Enhancing students´ representation in Belarus: Reflections from Lithuania
VILNIUS – A new Belarus Student Representatives Exchange Scheme will be launched this spring, aiming at major topics related to student representation in the region and beyond such as the European Higher Education Area (EHEA), Student Participation in the Higher Education Governance, Quality Assurance in Higher Education and Enhancement of the Academic Integrity. This Exchange Scheme will provide students’ representatives with the skills and know-how on how to advocate students´ interests efficiently.
In addition, it was recently decided to establish a permanent assistance platform to consult and support around thirty local student initiatives at various universities in Belarus. That decision was made following an evaluation of the collaboration among Belarusian students and their counterparts in Europe.
“The European Students´ Union (ESU) has a crucial role to play to ensure the continuity of the dialogue and to strengthen student representation in Belarus. We should never underestimate the contributions individuals and National Unions of Students can make to improve the situation for students,” Maksim Milto, Vice-President of the Lithuanian National Union of Students (LSS) says.
Lithuania’s expertise on Belarus
One of the core interests of LSS has been to support improved representation of students in Belarus, where a combination of various approaches has been applied in the past years. It participates in the Belarus Working Group (BWG) of ESU along with its counterparts from Latvia, Ukraine and Malta and Nevena Vuksanovic, who is a member of the Executive Committee of ESU. This is according to a decision made at ESU´s 60th Board Meeting that was held in Tallinn, Estonia, where the BWG was given its mandate.
At the beginning of its mandate, the BWG focused on carrying out Country Study Visits in relation to the interest of authorities in Belarus to apply for a membership to the EHEA. Although the application has been dismissed by the evaluation committee due to the lack of compliance with key principles of the Bologna process, such as limitation to academic freedom and student participation, it also confirms that ESU and its member unions cannot close their eyes on the developments in Belarus. Therefore, the expertise of LSS can be rightly utilised to empower the student representatives there to find ways to fight for their rights, which is not easy in the given context.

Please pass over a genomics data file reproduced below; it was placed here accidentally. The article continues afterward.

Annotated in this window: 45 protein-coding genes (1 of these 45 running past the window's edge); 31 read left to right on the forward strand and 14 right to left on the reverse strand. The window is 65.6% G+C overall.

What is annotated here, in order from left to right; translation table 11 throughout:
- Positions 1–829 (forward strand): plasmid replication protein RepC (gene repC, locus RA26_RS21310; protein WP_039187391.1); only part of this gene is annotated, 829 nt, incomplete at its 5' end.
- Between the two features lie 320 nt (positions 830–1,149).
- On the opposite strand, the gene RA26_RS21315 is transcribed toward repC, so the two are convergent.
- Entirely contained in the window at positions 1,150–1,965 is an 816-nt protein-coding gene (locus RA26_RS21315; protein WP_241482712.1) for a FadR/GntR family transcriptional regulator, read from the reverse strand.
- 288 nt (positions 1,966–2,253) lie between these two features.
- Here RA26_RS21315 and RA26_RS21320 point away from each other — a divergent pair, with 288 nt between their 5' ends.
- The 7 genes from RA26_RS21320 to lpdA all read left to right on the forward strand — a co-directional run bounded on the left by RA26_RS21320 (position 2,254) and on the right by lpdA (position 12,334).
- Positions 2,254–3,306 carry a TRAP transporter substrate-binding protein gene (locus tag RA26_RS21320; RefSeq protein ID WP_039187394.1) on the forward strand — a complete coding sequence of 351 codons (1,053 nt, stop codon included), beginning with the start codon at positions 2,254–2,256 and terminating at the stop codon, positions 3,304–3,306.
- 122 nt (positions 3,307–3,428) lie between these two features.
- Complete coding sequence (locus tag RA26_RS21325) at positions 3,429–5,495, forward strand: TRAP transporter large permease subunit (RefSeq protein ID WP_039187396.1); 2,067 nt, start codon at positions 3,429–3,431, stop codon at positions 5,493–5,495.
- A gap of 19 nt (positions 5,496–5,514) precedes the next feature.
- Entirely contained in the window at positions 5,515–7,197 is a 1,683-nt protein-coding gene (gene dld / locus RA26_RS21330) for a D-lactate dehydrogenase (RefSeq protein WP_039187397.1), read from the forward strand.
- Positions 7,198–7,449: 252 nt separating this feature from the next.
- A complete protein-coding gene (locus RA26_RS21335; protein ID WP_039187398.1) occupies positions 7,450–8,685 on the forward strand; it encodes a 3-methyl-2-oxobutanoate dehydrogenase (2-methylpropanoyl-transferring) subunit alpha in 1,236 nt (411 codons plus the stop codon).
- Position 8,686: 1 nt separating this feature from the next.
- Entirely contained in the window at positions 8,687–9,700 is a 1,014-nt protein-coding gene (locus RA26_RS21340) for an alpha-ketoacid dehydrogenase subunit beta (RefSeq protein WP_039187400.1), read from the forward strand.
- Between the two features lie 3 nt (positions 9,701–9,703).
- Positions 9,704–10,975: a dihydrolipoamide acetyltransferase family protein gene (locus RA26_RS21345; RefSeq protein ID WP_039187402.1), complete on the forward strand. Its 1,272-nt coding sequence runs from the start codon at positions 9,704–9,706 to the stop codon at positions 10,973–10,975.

“Another reflection of the Belarus reality concerns the European Humanities University, which is the only private liberal arts university founded in Minsk in 1992 and forced to move to Vilnius, Lithuania, in 2005 due to political pressure. Around 1800 students from Belarus are enrolled for BA, MA and PhD programmes there. The university also serves as a shelter for many academics from Belarus, rescuing them from the political pressure in their homeland,” Milto says.
Belarus is the only European country that is not a member of the European higher education area. Severe shortcomings have been revealed concerning recognitions of prior education, transparency and student mobility.
The picture is taken at a recent conference with Belarusian students about educational issues.
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The European Students’ Union, headquartered in Brussels, is the umbrella organisation of 47 national unions of students from 39 European countries. ESU represents and promotes the educational, social, economical and cultural interests of students at the European level. Through its member unions, ESU represents over 11 million students in Europe. To find out more about ESU, follow us on Twitter @ESUtwt, check out or Facebook page or visit www.esu-online.org. ESU celebrates its 30th anniversary in 2012.